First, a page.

“What if Women Ruled the World?”. A committed question raised by the iconic American artist Judy Chicago became the driving inspiration for the creations in Dior SS2020 haute couture collection.
For Maria Grazia Chiuri, each collection offers an opportunity to study a specific subject and contributes to the evolution of her singular approach. In opening herself up to other ways of thinking, the Creative Director seeks to grasp the complexity of relationships between feminism and femininity.
Mindful of the fundamental link between fashion and the body, she resculps it, like a manifesto. This committed approach has led to dialogues with writers, researchers and artists, with whom the Creative Director conceives the set and the spirit of her fashion shows.
The collection’s key motifs - golden, wholesome ears of wheat - once again recall women’s unstoppable creative force.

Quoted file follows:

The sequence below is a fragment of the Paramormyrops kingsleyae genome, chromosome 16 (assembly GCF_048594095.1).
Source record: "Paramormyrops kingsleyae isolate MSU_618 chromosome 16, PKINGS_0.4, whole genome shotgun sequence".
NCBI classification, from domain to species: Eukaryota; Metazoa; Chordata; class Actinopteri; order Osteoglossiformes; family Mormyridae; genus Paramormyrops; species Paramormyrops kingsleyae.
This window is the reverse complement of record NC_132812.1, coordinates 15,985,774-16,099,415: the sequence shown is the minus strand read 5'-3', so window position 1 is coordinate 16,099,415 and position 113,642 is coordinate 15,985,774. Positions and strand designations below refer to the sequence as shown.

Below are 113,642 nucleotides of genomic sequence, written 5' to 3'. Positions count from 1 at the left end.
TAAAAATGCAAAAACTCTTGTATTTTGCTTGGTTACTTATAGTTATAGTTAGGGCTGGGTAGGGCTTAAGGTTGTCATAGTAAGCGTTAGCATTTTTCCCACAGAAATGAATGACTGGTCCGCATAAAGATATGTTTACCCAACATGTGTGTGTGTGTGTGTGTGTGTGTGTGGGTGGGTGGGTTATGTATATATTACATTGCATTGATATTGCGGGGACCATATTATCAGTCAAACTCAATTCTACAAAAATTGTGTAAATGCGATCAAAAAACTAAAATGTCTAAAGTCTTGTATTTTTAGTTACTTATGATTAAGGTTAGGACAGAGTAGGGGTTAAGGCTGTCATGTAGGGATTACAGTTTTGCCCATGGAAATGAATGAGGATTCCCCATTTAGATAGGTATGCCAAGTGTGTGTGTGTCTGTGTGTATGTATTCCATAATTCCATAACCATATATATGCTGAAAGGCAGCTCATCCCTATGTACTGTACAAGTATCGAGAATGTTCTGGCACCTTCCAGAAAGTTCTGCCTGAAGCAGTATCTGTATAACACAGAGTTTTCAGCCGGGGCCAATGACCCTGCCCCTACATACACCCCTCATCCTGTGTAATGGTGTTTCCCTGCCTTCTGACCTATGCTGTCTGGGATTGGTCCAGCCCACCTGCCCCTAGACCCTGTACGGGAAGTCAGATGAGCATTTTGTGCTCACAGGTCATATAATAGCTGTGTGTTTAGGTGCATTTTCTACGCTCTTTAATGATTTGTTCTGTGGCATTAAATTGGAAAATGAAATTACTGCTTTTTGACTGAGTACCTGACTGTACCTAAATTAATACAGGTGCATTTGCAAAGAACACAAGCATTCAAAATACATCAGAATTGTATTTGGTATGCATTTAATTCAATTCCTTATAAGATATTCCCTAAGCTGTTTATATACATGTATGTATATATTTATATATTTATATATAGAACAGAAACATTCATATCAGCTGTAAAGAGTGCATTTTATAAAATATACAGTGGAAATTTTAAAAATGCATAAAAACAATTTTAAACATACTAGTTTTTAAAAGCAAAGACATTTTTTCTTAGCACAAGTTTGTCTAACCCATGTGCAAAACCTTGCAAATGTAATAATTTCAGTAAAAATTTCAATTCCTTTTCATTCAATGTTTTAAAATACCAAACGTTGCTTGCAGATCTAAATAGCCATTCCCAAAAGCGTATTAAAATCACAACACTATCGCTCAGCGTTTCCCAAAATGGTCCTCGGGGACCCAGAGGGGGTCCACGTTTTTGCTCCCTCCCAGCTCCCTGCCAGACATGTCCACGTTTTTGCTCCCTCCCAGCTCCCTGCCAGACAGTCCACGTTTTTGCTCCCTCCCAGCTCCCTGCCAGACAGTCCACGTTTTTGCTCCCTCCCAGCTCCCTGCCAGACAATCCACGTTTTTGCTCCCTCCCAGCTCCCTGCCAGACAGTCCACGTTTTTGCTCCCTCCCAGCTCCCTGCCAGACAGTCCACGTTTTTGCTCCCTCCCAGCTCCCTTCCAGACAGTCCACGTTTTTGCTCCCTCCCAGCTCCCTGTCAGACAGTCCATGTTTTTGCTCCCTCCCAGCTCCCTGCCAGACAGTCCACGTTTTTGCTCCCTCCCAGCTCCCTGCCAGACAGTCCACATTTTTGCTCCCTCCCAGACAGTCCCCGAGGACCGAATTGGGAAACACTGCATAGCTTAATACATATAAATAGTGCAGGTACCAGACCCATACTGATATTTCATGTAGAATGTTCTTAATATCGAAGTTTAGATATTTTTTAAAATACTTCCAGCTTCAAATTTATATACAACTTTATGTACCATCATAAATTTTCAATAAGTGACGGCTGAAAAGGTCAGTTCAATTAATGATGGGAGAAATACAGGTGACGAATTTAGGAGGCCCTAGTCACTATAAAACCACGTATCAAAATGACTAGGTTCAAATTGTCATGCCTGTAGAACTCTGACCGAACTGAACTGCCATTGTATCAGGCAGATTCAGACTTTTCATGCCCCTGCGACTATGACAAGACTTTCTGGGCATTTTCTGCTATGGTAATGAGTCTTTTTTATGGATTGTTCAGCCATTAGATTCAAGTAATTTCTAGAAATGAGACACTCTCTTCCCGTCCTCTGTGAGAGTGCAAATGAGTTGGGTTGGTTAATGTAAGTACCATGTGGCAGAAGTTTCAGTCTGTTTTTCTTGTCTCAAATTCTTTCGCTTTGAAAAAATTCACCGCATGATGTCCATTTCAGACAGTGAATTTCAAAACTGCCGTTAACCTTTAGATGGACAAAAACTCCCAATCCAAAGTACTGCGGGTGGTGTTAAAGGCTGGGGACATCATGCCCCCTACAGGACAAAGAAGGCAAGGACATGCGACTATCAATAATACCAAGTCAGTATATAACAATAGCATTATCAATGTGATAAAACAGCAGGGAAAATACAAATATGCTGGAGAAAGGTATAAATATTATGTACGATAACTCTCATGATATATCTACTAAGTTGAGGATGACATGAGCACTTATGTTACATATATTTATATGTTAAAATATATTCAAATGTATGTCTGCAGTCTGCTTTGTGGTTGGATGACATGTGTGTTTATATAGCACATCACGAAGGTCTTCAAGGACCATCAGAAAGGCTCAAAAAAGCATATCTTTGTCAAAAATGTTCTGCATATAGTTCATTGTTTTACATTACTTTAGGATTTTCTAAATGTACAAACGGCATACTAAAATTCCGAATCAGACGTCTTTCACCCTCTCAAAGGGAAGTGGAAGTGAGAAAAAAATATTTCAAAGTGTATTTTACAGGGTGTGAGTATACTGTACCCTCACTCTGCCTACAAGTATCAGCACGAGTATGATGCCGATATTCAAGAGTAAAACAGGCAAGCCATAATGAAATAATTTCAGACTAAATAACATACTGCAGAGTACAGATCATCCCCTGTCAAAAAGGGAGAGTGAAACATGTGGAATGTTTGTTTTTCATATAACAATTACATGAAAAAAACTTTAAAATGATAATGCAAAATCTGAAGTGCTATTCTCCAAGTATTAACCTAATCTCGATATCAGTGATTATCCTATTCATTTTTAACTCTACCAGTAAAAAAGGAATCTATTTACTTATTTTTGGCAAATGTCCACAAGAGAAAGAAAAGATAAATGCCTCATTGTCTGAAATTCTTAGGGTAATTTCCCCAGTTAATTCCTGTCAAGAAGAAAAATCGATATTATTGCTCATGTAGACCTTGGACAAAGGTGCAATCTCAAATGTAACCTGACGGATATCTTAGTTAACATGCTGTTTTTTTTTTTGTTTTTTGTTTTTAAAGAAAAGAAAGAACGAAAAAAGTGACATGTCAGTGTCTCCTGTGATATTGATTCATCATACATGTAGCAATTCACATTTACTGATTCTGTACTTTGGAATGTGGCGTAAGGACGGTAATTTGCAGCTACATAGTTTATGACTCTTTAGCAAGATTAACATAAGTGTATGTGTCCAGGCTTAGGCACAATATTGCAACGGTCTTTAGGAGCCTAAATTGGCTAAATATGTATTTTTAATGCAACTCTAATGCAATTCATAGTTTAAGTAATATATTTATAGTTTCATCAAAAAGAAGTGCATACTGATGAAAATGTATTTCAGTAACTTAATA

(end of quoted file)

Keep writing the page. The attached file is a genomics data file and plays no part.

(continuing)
The Female Divine, an installation specially designed by Judy Chicago for the garden of the Musée Rodin, at once serves as a sanctuary, a stage and a monumental artwork.
But above all it represents a tribute to, and reappropriation of, an ancestral power that goes beyond the idea of procreation. Maria Grazia Chiuri highlights the vision of a pioneer, a founder of American feminist art, as the revivor of a triumphant, divine conception of femininity, mistress of her destiny.
The peplos, a garment of timeless modernity, is reinterpreted as evening dresses. The drape, with its clean line, follows the curve of the body and gives structure to the silhouettes, such as fitted jackets with loose collars, and skirts and pants that are transformed into tuxedos in more masculine materials - like houndstooth and herringbone – woven with gold.
Going back to the origins of these ancient costumes extends the question “Are Clothes Modern?” – as a recurring thread in Maria Grazia Chiuri’s creative process – while enhancing Dior’s codes. These new reinterpretations are given a marvelous palette, wrapped in braided cords.
As she developed her looks, the Creative Director drew inspiration from classical representations of goddesses, such as Athena. Her majestic allure is a neo-platonic allegory of beauty, magnified by iconic works such as the Winged Victory of Samothrace and Primavera by Sandro Botticelli, combining intellectual strength and aesthetic harmony.